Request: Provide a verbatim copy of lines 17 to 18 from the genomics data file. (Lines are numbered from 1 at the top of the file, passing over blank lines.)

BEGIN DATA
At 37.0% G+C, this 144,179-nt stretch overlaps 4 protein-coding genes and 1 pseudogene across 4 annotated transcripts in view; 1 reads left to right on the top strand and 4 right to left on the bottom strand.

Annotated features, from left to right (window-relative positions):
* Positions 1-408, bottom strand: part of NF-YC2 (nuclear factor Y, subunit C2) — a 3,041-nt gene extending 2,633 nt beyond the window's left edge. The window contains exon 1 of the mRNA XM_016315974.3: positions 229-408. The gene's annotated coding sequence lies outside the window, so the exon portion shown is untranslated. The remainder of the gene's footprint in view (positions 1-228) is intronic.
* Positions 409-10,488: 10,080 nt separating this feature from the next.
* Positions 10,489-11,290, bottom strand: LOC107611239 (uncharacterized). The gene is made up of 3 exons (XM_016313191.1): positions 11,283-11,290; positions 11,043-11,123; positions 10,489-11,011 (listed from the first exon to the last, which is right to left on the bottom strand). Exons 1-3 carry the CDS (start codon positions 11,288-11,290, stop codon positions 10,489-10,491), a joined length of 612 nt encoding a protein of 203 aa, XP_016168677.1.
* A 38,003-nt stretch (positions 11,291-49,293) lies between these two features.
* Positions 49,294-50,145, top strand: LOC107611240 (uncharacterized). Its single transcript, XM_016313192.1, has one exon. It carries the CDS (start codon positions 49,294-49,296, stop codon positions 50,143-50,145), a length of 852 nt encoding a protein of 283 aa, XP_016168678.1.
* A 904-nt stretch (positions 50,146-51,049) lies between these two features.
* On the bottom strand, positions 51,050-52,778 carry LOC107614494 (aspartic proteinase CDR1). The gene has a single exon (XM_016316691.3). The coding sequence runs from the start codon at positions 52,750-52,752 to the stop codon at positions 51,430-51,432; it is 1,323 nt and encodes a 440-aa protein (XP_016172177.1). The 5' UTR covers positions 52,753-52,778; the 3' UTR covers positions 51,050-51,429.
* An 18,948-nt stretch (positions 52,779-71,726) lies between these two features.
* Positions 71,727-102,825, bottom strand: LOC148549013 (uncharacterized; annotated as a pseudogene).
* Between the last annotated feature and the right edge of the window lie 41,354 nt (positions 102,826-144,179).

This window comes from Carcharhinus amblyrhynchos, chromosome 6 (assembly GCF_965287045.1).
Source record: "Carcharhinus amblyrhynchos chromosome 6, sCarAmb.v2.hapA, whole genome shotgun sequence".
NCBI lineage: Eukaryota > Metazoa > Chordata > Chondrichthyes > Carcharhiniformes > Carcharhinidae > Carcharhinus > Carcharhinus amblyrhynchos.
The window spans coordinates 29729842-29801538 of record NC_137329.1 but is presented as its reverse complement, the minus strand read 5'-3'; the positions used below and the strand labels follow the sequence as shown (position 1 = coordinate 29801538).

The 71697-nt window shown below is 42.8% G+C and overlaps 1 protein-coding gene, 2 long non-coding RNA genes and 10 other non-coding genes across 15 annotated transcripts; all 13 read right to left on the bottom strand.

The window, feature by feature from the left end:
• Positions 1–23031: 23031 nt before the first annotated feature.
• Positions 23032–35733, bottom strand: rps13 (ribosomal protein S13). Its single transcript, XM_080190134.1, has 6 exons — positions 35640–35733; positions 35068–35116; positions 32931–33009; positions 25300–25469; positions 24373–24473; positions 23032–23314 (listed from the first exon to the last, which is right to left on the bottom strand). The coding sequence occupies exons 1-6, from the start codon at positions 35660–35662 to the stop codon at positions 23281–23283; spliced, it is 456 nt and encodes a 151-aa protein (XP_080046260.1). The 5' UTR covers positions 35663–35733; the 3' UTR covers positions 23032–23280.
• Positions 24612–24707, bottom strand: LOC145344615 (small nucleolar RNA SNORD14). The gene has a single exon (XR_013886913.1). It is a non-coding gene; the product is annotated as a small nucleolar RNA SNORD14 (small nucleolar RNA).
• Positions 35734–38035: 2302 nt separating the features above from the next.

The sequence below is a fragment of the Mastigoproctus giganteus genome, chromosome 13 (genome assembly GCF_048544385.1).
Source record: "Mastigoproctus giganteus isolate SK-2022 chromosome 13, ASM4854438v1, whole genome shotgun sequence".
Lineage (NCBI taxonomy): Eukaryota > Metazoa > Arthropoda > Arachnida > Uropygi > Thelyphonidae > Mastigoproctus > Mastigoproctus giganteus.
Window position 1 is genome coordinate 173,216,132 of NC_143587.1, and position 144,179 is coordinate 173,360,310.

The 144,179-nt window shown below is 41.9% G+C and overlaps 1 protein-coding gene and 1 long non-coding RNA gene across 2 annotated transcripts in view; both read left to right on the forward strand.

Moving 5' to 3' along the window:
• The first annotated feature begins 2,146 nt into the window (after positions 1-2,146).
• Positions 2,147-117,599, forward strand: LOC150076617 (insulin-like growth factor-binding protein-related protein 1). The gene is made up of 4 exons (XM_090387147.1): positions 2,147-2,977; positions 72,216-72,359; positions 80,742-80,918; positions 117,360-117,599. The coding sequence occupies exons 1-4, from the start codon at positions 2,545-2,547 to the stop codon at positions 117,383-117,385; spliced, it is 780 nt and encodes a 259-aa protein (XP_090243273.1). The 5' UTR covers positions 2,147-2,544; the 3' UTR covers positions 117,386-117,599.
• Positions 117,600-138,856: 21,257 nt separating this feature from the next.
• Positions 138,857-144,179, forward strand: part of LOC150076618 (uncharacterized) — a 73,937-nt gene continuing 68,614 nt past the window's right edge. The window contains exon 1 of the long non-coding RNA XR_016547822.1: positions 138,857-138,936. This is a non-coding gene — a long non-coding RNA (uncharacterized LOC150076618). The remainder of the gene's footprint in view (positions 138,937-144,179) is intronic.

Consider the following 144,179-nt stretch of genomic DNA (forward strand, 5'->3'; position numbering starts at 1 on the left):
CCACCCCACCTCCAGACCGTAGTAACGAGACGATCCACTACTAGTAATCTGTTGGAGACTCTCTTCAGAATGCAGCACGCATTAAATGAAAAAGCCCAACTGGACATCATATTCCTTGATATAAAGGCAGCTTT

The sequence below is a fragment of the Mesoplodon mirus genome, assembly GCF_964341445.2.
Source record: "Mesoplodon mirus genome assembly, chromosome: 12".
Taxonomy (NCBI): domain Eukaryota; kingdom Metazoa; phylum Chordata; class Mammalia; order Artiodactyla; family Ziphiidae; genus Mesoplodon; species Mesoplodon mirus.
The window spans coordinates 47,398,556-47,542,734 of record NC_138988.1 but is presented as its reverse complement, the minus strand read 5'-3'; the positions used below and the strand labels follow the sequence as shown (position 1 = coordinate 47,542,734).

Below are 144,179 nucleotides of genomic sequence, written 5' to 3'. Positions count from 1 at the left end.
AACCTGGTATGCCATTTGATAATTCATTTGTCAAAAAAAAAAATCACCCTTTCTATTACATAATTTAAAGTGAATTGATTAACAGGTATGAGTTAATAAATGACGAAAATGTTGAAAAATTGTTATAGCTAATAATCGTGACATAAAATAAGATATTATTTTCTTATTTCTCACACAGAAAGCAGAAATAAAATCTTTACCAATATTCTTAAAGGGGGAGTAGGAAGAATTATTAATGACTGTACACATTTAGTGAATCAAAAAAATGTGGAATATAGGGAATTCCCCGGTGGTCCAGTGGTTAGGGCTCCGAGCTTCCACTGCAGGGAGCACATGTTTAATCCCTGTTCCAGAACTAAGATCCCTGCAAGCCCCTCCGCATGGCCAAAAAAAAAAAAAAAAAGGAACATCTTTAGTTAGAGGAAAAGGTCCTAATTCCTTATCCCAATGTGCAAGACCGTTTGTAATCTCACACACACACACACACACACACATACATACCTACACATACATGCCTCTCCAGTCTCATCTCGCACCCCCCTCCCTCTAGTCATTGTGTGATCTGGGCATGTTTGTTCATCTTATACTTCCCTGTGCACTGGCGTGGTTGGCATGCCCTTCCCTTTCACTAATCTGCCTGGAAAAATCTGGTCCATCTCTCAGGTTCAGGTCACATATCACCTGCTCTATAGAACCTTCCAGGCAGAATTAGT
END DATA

The 71697-nt window shown below is 42.8% G+C and overlaps 1 protein-coding gene, 2 long non-coding RNA genes and 10 other non-coding genes across 15 annotated transcripts; all 13 read right to left on the bottom strand.

The window, feature by feature from the left end: